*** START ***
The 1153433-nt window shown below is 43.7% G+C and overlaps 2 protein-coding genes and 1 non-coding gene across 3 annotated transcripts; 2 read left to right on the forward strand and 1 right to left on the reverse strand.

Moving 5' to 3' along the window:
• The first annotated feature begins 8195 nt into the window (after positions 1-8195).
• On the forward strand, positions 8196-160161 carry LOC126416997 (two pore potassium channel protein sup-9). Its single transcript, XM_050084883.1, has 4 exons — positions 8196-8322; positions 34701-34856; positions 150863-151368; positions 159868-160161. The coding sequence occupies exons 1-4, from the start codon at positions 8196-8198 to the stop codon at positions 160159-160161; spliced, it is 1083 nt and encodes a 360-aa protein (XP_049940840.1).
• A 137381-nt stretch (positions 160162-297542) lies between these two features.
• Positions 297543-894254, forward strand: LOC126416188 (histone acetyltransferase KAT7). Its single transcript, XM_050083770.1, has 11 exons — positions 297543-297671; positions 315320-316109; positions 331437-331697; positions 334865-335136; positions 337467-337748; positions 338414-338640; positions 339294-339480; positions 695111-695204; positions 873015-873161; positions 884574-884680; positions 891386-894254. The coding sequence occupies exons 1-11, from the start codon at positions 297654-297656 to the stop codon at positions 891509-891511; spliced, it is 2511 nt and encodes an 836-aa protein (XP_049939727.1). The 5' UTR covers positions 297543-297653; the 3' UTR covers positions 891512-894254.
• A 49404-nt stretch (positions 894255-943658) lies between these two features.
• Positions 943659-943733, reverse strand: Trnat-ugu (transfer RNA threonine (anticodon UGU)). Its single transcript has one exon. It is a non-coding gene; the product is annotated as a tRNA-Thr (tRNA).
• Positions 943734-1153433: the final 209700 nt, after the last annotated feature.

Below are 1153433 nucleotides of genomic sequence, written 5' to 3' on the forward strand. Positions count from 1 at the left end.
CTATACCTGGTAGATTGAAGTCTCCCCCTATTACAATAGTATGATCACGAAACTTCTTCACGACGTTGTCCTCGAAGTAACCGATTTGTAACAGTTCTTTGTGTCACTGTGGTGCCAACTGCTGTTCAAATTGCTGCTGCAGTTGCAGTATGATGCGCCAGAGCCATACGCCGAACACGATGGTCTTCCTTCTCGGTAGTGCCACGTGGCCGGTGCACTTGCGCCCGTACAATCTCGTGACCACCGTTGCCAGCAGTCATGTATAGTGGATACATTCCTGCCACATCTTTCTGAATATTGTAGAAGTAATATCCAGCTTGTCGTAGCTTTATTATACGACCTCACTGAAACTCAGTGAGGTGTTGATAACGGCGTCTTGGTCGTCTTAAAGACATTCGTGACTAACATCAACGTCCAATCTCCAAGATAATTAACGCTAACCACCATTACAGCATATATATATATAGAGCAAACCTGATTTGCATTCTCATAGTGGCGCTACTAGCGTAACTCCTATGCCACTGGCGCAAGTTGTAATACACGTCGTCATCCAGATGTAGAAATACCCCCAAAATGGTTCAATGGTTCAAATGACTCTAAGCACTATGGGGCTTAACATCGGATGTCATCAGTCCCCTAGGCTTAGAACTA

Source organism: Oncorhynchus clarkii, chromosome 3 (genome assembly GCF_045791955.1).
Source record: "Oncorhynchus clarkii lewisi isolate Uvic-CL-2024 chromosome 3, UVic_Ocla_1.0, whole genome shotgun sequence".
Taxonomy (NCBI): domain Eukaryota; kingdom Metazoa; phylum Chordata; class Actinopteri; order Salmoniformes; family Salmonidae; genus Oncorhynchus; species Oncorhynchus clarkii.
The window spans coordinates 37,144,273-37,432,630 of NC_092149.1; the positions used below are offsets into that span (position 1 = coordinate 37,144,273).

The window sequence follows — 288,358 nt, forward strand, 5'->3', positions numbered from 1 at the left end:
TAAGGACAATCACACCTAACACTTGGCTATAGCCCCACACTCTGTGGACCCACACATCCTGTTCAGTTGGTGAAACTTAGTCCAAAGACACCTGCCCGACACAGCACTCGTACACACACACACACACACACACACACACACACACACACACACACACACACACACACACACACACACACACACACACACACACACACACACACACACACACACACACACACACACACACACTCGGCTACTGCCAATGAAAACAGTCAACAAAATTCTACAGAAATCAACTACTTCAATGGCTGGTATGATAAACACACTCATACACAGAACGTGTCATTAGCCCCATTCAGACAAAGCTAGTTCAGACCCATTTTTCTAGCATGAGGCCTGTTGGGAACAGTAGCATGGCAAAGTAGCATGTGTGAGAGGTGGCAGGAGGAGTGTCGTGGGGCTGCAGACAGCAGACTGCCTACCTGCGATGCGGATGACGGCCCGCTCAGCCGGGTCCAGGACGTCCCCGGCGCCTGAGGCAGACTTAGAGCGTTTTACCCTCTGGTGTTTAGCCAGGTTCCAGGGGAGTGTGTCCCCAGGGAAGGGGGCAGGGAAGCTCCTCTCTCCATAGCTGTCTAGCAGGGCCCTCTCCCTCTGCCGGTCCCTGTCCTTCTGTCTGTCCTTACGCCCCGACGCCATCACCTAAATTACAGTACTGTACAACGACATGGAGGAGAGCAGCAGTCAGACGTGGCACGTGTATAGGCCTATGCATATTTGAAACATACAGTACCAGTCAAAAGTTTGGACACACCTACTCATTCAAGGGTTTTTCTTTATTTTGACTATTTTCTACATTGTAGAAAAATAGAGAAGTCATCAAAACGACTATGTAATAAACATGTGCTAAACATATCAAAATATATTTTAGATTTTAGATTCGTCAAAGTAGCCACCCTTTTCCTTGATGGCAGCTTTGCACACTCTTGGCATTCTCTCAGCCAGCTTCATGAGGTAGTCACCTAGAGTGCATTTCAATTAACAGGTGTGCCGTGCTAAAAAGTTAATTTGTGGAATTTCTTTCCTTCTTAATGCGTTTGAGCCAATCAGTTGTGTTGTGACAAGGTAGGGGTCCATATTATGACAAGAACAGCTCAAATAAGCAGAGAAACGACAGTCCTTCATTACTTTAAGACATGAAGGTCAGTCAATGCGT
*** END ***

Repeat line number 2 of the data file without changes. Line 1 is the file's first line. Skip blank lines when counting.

Moving 5' to 3' along the window: